The happiest day of the year for me isn't Christmas or my birthday or the first day of school, when all those pesky kids stop running errant through the neighborhood all aclamor with a lack of real responsibility. No. The happiest day of the year is the one when that crotchety UPS woman arrives at my door with the bottles that I will proceed to fill with goodness, alcoholic and otherwise, for the coming gifting season. 

The first year we bottled up the liqueurs, we went around town, touring all the boutique-y cookware shops (plus our beloved Archie McPhee's, oh how I miss thee) and managed to eke out a very small number of bottles of the cork top variety. Those bottles ended up costing more than the supplies for the liqueurs themselves, and shipping proved a nerve-racking endeavor. So sourcing an affordable and consistent bottle supply became an early priority for the next year's batch. And that's how I came across this outfit, which I have since dubbed the Happiest Company Ever. 

Mr. New Media will readily attest that I'm a sucker for empty bottles, boxes, tins, jars, things that hold other things. Some people can't walk by a mirror without checking themselves out. I can't pass an unfamiliar box without cracking it open and maybe taking a whiff (I'm also always smelling things... how weird is that?). So when I open that box that Ms. UPS gruffly plops on my doorstep, it's like I'm revisiting a collection of old baby photographs. I pull each one out tenderly, marvel at its perfect little cuteness, sometimes letting tears well up. Happiest day of the year. 


A close second is the day we fill the bottles with the good stuff. Now, the world is made up of two classes of people. The upper strata is comprised of those who can perfectly and effortlessly decant liquid from one vessel to another without making a sploshy mess, rivers of liquid dribbling down the sides and puddling in a sad little mess on the counter. These people can also usually manage to put a fresh garbage bag in the can without it ballooning outward and inward and in every which manner save the one in which trash can actually be stored. I am not so blessed. So the task of transferring the liqueurs from the large glass canning jars to those happy little bottles falls squarely on Mr. New Media. He's happy enough to do it because (1) it's his sole responsibility in the whole holiday making arena, and (2) because it may be his only chance to sample the liqueurs for himself. So now our bumper crop of liqueurs are all huddled together all cute and innocently awaiting deployment to the gift-receiving public.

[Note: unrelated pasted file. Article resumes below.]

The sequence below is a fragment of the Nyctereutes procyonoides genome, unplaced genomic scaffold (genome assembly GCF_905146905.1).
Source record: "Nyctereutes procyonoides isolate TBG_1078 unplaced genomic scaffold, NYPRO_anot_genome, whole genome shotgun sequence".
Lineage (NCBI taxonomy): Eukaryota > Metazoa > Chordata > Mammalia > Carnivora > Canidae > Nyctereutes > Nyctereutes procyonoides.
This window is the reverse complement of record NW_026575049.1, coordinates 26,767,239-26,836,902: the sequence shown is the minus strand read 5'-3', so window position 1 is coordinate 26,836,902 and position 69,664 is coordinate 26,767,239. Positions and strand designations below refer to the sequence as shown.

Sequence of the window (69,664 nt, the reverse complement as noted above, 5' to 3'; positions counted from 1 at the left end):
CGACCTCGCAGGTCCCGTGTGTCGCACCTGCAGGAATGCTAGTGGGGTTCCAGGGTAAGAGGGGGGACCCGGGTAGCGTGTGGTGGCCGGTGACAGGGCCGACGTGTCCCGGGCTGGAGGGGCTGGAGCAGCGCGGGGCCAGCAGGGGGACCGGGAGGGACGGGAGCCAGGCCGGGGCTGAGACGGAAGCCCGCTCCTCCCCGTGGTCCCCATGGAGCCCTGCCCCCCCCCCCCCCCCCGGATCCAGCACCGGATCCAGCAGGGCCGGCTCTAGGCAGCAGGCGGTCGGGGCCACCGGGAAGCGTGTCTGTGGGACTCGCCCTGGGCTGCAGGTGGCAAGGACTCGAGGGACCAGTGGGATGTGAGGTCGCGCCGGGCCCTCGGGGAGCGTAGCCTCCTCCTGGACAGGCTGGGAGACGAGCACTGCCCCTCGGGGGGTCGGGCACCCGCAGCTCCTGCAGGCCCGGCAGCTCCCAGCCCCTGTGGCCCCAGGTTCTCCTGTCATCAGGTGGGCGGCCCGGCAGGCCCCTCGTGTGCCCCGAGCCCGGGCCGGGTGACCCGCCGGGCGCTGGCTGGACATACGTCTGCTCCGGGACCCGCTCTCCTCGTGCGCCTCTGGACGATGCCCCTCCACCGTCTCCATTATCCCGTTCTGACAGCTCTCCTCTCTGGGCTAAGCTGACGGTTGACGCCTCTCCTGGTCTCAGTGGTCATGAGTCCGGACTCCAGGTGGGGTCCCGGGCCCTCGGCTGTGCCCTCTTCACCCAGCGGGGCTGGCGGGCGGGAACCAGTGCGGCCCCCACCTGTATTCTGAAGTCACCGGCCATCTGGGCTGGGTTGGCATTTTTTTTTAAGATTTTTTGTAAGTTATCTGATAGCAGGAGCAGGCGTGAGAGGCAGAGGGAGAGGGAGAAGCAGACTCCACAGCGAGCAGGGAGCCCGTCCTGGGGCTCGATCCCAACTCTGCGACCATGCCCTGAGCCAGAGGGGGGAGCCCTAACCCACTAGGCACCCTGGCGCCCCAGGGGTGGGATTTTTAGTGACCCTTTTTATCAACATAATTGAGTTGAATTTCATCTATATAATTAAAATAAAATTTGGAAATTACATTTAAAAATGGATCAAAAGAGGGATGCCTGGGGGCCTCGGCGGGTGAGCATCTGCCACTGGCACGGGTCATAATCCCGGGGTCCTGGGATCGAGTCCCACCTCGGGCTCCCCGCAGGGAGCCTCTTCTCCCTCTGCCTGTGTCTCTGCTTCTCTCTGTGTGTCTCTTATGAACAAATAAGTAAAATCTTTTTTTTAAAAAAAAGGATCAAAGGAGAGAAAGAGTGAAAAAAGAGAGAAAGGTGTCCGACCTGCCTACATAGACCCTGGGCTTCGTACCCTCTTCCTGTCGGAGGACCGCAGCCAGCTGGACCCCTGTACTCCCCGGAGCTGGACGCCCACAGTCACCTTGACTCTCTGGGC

Happy, happy, happy.


I'm particularly smitten with the tags which I created using a few of my favorite things (cue Julie Andrews): the Gocco, reclaimed paperboard and blackboard paint (what can't it do?). Oh, I'm on a roll with this paperboard stuff. Can't get enough of it. When I informed Mr. New Media of the New World Order, the one in which we'd be putting aside all cereal boxes, cracker boxes, the envelopes our photo prints arrive in, instead of sending them to the recycling bin, his eyes glassed over with that you're-crazy-but-I'll-just-smile look he gives me. And he gave me the yes-dear nod. And he promptly forgot. And then ensued a few weeks of me picking things out of the recycling whilst cursing that good-for-nothing-husband of mine. But now there's a bulgy bag in the corner of my already over-stimulating (read: cluttered) workspace just waiting for crafty things to happen. Which should be any moment now.